Thursday, July 28, 2016

Vacation Motivation

Returning to work this past Monday after two weeks of vacation was extremely difficult. I woke up an hour earlier than I had for the previous two weeks, was 20 minutes late dropping my son off at daycare, almost fell asleep on the bus to work, missed my floor on the elevator, and then quickly ingested a huge amount of coffee to get me through a morning of second language training. Things did not improve after a late lunch, as I spent the better part of the afternoon sorting through and replying to the hundreds of messages I missed while away. After arriving home, holding up my head through supper, taking a quick walk outside with my son, and then putting him down, all I could manage that night was laying on the couch while watching episodes of Trailer Park Boys. Simply put, two weeks of vacation completely destroyed my weekday routine.

Despite that horrible first day back, I would not change a thing regarding my two week vacation. Every vacation I take motivates me to work harder in order to achieve financial independence at an earlier age. Here are the four reasons why vacations motivate me.

1. Preview of Financial Independence

Although I have no idea what I will do in terms of work, hobbies, or or other pursuits after I reach financial independence, I love experimenting how I will spend my time while on vacations. For the first time ever, my wife and I decided to try a "staycation" during our first week off. Even though we kept very busy doing projects around the house, visiting a couple museums with our son, playing some extra ultimate frisbee, and throwing my son a birthday party with my family, neither one of us particularly enjoyed our first staycation. Yes, we definitely saved a lot of money by not travelling, but we both felt overwhelmed completing numerous projects around the house.

However, with just a slight change of location, to my brother in-law's cottage in St. Alphonse Quebec, our second week of vacation was heavenly. The country air and spending time with my wife's family was very enjoyable and even led to my son sleeping in until 9am one morning (vs his usual 6:30am wake-ups during week days)! The most stressful decisions revolved around what to eat for meals (pro-tip: you can never go wrong with barbecue) and how to stop the bugs from biting us around the campfire. We took great pleasure in swimming, kayaking, going for walks, and reading books, all very low cost, but high enjoyment activities. Although my wife mentioned feeling a bit isolated in the countryside, we both agreed that spending time at a cottage was much more enjoyable than our staycation.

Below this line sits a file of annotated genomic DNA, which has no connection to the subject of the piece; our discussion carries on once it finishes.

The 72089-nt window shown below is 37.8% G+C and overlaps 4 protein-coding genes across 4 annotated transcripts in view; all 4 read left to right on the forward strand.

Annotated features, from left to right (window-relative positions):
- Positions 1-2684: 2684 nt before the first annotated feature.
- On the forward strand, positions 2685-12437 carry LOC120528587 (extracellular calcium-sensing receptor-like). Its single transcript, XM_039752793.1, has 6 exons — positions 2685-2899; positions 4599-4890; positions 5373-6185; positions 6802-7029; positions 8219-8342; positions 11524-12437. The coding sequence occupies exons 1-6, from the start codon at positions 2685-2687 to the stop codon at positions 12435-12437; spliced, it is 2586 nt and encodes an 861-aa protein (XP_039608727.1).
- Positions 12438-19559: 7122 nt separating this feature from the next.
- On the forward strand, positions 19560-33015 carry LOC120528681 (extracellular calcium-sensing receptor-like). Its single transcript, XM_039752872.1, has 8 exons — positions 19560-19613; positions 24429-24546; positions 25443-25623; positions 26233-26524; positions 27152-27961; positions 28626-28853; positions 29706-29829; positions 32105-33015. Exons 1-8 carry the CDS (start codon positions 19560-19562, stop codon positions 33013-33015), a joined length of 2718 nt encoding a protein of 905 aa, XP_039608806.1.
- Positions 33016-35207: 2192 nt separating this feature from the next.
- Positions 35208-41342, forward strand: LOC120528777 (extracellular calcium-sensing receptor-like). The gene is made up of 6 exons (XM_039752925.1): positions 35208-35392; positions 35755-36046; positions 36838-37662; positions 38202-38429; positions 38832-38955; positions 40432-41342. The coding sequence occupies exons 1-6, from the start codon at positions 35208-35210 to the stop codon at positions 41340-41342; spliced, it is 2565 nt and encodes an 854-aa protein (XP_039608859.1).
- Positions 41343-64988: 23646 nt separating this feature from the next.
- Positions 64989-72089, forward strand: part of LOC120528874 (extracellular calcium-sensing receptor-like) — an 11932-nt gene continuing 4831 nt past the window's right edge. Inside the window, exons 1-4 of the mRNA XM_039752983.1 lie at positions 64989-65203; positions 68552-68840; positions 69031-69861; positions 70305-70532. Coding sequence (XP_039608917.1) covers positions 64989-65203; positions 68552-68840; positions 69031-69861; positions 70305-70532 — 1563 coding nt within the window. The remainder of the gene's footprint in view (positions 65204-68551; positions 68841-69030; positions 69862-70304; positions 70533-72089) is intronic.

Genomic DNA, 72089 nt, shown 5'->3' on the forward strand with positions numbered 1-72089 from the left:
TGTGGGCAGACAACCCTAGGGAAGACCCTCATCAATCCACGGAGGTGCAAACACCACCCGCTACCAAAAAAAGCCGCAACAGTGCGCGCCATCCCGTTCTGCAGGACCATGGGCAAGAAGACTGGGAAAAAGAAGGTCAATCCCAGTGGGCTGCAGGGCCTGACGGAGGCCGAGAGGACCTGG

2. Time for Reflection 

While listening to a Tim Ferriss's podcast while painting during the staycation portion of my vacation, and noting that he starts his day with meditation, I was quickly sold on setting aside some time for reflection. Ever since the birth of my son, I feel in a constant state of movement, rarely able to stop and recharge. My focus tends to be on the moment, which impairs my ability to reflect on accomplishments. With an increased amount of free time during the two weeks away from work, I set aside sometime to reflect.

The result of taking some time to reflect on my accomplishments was realizing how lucky I have been over the past couple years. Having a healthy son, beautiful wife, job I enjoy, and leading a very comfortable life is no small feat. Realizing how many blessings I have in my life made me feel grateful, and has prompted me to think of more ways to help others. In that spirit, I wanted to share one of my "financial experiments" I have been most proud of this year with you, in the hopes that some of you might try it yourselves: trying to make someone's day better by spending a nominal amount of money.  So far in 2016, every time that I feel particularly down, I make a conscious effort to think of someone who is having a worse day than me, and brainstorm a way to improve it. Although far from scientific, I have been able to lift my spirits each time I conduct this experiment, along with the mood of the individual I choose to focus on. Given most of the recipients have been chosen for pretty personal reasons, I am not comfortable sharing the specifics of this experiment, but will say that for the cost of a cup of coffee, a gift card, flowers, or a meal, I have brightened some days in 2016, including my own.